A Question of Technology

 

I envy those who are organized enough to keep their passwords, code numbers, and user ID’s in order.  The irony for me is that though computers are supposed to make life easier, they end up, at least for me, making life more unnecessarily complicated.  Of course, this is due in part to my having too many accounts and therefore too many codes and passwords of which to keep track, since I don’t even use some of them for months at a time.  The result is that I often end up having to start over in registering accounts and keeping my records separate one from another.

Also, I have less and less patience for accounts with banks and firms that are so automated, that it takes much too long through pushing one button after another to reach an actual human being.  The highly impersonal nature of the steps to making human contact (if there is any at all) is dehumanizing to me and makes me feel I’ve reached a new level of the unpleasant “future” realities described so frighteningly in books by Isaac Asimov, Robert Heinlein, Aldous Huxley, and George Orwell.  Numbers are efficient, but they are much less pleasant than dealing with polite people, who can be asked questions in ways that make us feel we are not just dealing with robots or other machines.  I much prefer the personal, special, and particular way I’m treated by a person with a real voice than by technological beings that make me feel like just another number or machine.  I’m not sure if this is another sign that I’m becoming an old codger, of if I’m simply part of another era, now passed, that was more gracious in human terms and made me feel as though I mattered when trying to get information.  Being on line or on the phone with automated gadgets is often workable, but it can also make me feel like just another microchip with a code number instead of a name.  JB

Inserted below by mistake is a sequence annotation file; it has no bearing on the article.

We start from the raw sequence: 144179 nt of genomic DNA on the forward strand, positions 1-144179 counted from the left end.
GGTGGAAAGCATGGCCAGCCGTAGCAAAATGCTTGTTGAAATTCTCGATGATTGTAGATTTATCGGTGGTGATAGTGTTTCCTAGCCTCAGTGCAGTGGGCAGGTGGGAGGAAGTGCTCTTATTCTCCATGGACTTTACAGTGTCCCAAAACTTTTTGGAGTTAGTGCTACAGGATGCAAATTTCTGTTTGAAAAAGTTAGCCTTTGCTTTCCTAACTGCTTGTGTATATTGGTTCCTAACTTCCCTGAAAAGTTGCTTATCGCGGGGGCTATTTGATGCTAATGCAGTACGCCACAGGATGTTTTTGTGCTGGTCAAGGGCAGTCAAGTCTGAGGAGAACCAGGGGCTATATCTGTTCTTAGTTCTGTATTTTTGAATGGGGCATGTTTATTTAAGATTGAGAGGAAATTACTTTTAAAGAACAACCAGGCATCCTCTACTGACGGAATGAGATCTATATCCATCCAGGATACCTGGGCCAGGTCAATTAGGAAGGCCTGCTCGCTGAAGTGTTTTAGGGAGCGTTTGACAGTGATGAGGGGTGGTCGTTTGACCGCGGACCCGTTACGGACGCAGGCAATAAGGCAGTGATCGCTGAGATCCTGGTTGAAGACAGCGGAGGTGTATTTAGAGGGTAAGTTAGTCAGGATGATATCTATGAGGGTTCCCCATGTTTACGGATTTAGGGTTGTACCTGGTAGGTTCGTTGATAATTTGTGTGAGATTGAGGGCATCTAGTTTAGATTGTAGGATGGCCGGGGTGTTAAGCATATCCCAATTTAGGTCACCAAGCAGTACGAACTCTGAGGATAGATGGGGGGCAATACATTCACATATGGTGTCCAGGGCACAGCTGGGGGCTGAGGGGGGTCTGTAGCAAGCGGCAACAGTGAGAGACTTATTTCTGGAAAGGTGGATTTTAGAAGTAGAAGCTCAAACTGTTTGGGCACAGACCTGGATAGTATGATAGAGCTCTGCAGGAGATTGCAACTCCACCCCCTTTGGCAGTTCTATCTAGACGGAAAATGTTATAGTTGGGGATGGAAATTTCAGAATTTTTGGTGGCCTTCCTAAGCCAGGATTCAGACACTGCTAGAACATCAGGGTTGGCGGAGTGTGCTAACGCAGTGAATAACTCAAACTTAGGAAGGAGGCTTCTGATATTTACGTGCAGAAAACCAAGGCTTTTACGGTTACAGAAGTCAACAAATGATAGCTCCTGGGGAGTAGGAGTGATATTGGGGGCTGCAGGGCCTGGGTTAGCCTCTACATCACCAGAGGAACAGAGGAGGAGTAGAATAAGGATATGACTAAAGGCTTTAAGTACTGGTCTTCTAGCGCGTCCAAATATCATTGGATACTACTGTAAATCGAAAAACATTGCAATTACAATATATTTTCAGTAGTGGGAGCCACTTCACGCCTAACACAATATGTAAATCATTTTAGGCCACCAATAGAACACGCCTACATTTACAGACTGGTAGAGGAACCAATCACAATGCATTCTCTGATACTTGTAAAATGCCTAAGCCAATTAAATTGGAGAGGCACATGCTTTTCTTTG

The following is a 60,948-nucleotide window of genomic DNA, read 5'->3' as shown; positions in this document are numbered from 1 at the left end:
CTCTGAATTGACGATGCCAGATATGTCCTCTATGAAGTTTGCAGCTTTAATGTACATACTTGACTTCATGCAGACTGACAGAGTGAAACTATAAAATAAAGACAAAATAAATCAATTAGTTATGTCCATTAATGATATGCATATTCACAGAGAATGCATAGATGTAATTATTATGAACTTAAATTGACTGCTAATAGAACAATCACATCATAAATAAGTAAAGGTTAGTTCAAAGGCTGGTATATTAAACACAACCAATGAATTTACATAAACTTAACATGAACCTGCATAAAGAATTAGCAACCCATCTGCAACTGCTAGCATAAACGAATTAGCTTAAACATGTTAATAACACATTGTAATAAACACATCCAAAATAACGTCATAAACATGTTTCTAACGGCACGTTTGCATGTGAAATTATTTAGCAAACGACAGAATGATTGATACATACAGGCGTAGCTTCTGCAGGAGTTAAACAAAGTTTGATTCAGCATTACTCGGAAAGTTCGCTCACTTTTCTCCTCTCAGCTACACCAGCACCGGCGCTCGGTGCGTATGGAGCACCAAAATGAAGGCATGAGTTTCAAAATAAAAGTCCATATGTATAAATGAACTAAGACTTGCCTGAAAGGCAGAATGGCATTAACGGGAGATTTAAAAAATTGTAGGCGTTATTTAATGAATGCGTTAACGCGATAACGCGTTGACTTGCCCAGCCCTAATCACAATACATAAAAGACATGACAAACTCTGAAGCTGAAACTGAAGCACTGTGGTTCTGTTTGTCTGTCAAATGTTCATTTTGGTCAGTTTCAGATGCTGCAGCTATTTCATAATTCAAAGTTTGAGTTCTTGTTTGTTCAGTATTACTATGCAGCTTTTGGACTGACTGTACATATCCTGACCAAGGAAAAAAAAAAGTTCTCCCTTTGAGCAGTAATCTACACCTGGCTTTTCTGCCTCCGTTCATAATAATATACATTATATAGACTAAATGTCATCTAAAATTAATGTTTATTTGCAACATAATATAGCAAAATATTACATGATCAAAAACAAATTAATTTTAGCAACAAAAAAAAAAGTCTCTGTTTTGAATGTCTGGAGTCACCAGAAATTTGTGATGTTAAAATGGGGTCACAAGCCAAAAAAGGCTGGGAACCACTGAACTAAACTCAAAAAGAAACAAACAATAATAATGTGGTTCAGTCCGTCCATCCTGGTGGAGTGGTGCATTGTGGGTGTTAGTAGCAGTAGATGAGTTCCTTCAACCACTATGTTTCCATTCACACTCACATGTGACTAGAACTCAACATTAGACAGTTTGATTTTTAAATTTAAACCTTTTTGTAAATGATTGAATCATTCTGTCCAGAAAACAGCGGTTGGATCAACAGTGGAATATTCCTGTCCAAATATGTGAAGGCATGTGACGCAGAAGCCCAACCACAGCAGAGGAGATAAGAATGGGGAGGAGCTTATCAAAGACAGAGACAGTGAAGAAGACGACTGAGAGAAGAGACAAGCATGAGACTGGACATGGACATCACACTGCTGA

About John

John Bolinger was born and raised in Northwest Indiana, where he attended Ball State University and Purdue University, receiving his BA and MA from those schools. Then he taught English and French for thirty-five years at Morton High School in Hammond, Indiana before moving to Colorado. He spends his winters in Pompano Beach, Florida. Besides COME SEPTEMBER, Journey of a High School Teacher, John's other books are ALL MY LAZY RIVERS, an Indiana Childhood, and COME ON, FLUFFY, THIS AIN'T NO BALLET, a Novel on Coming of Age, all available on Amazon.com as paperbacks and Kindle books. Alternately funny and touching, COME SEPTEMBER, conveys the story of every high school teacher’s struggle to enlighten both himself and his pupils, encountering along the way, battles with colleagues, administrators, and parents through a parade of characters that include a freshman boy for whom the faculty code name is “Spawn of Satan,” to a senior girl whose water breaks during a pop-quiz over THE LAST OF THE MOHICANS. Through social change and the relentless march of technology, the human element remains constant in the book’s personal, entertaining, and sympathetic portraits of faculty, students, parents, and others. The audience for this book will certainly include school teachers everywhere, teenagers, parents of teens, as well as anyone who appreciates that blend of humor and pathos with which the world of public education is drenched. The drive of the story is the narrator's struggle to become the best teacher he can be. The book is filled with advice for young teachers based upon experience of the writer, advice that will never be found in college methods classes. Another of John's recent books is Mum's the Word: Secrets of a Family. It is the story of his alcoholic father and the family's efforts to deal with or hide the fact. Though a serious treatment of the horrors of alcoholism, the book also entertains in its descriptions of the father during his best times and the humor of the family's attempts to create a façade for the outside world. All John's books are available as paperbacks and Kindle readers on Amazon, and also as paperbacks at Barnes & Noble. John's sixth and most recent book, Growing Old in America: Notes from a Codger was released on June 15, 2014.
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